Tuesday, June 27, 2006

Channel X 2nd video

Asian Value Part 1

Asian Value Part 2

Sunday, June 18, 2006


As I have posted in an earlier entry, I have decided to pay Worker's Party headquarters a visit, at the behest of the coordinator of WP's magazine, "Hammer", held this Monday at WP headquarters.

By and large, it was an interesting meeting of sorts, and I was heartened to see quite a sizeable number of political creatures who have not been very much impressed by the ruling incumbent's abject failure to follow up with a satisfactory manifesto cum strategy to counter WP's very sound election campaign.

The meeting kicked off with Ms Sylvia's introduction speech, followed by a informal question-ad-answer session. The audience was subsequently broken down into various groups, each being attended by one WP member.

The exact topics discussed were wide ranging, and it would be difficult for me to write it down, as the discussions were not very organized, to begin with.

What I didn't get to do, however, was discuss issues with the magazine coordinator with regards to how I should contribute to the party proper, since she was occupied with her WP members.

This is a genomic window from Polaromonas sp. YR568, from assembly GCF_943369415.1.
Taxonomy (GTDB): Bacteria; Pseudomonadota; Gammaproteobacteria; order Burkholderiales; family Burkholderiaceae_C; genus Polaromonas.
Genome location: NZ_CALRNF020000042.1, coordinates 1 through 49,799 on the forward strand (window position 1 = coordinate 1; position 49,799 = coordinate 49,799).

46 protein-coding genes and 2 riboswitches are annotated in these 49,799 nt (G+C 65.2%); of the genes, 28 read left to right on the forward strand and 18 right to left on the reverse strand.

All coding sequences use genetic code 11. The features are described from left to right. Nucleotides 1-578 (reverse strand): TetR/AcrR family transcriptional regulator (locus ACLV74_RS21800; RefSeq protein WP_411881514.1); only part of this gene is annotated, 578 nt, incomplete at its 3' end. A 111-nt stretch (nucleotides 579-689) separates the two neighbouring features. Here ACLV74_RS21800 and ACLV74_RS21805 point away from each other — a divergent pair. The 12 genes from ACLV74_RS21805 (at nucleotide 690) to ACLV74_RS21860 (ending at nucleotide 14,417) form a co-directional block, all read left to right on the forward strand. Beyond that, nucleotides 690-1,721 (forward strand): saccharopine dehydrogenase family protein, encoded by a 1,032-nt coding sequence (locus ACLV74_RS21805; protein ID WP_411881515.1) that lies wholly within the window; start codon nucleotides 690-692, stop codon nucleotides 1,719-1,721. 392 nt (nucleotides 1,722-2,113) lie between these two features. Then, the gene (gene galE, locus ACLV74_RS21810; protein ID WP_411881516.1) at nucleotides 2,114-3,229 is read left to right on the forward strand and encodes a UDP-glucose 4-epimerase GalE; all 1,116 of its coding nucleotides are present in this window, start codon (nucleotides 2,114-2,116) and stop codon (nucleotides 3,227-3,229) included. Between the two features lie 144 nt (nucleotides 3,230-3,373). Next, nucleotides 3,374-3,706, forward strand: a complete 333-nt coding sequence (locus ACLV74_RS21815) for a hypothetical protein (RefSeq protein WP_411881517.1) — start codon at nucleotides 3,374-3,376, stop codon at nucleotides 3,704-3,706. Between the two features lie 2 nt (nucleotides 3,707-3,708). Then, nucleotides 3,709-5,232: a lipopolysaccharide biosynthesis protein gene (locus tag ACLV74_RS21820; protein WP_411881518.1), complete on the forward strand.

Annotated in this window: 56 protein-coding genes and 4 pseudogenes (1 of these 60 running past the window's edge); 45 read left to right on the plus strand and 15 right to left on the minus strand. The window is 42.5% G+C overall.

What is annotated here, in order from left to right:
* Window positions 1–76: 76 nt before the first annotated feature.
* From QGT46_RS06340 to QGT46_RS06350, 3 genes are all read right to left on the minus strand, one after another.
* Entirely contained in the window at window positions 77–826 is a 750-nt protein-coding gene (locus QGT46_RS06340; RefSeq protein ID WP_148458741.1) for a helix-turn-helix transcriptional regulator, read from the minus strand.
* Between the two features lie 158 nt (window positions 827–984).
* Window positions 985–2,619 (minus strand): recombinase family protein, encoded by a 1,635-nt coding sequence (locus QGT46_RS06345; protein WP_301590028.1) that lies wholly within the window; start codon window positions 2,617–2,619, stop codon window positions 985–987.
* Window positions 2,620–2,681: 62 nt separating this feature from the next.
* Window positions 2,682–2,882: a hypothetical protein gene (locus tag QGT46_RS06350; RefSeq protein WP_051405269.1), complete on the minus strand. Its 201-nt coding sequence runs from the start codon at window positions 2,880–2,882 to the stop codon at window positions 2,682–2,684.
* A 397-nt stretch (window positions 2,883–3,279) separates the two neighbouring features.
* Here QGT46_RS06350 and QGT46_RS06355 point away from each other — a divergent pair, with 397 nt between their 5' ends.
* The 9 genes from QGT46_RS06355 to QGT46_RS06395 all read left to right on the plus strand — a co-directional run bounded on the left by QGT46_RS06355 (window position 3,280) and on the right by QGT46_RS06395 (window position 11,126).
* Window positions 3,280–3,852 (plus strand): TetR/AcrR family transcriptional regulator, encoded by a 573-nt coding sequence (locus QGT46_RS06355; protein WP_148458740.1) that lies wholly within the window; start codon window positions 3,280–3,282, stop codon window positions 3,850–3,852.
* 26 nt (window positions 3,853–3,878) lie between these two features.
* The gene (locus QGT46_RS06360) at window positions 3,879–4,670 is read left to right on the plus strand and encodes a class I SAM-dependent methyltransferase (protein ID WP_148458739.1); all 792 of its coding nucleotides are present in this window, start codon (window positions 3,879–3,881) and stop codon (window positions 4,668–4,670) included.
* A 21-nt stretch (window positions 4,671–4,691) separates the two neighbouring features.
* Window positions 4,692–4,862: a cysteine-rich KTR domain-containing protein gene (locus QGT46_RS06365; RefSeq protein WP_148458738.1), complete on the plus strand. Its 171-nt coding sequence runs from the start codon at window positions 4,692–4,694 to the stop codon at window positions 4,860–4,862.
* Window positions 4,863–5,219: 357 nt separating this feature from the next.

Regardless, I shall be attending another meeting next week, if my schedule permits. Hopefully I can iron out certain issues, before deciding on how I should approach politics and its inherents.

Saturday, June 17, 2006

PAP: Upgrading is a unique programme by Govt

This is Mr Mah Bow Tan reply to Miss Sylvia Lim's letter.

It is really amusing that Mr Mah assert that only through this type of pork and barrel politics can we stay together and move ahead.

Maybe what he meant is that Hougang and Potong Pasir stay together and "become slums", while the newer PAP wards move ahead and get repeated upgrades?


June 17, 2006
Upgrading is a unique programme by Govt
I REFER to the commentary by Ms Chua Mui Hoong and the letters from Mr Basant Kapur, Ms Sylvia Lim and Mr Yee Jenn Jong on the upgrading programme for public-housing estates (ST, June 13 and 16).

The writers argued that the Government has a fiduciary obligation to act on behalf of all Singaporeans who pay taxes and serve national service. I agree. Indeed, the Government has provided all Singaporeans with good and affordable health care, subsidised public housing, equal opportunity to receive a good education, and much more.

However, the upgrading of our older public-housing estates is over and above these basic obligations of the Government. It is funded out of Budget surpluses generated by the PAP Government. No other government in the world has anything similar, in terms of scale and commitment.

The PAP presented upgrading as one of its key programmes during the election. It asked for the people's support in order to carry out these programmes. Having received a clear mandate, the Government will now fulfil its promise to the people.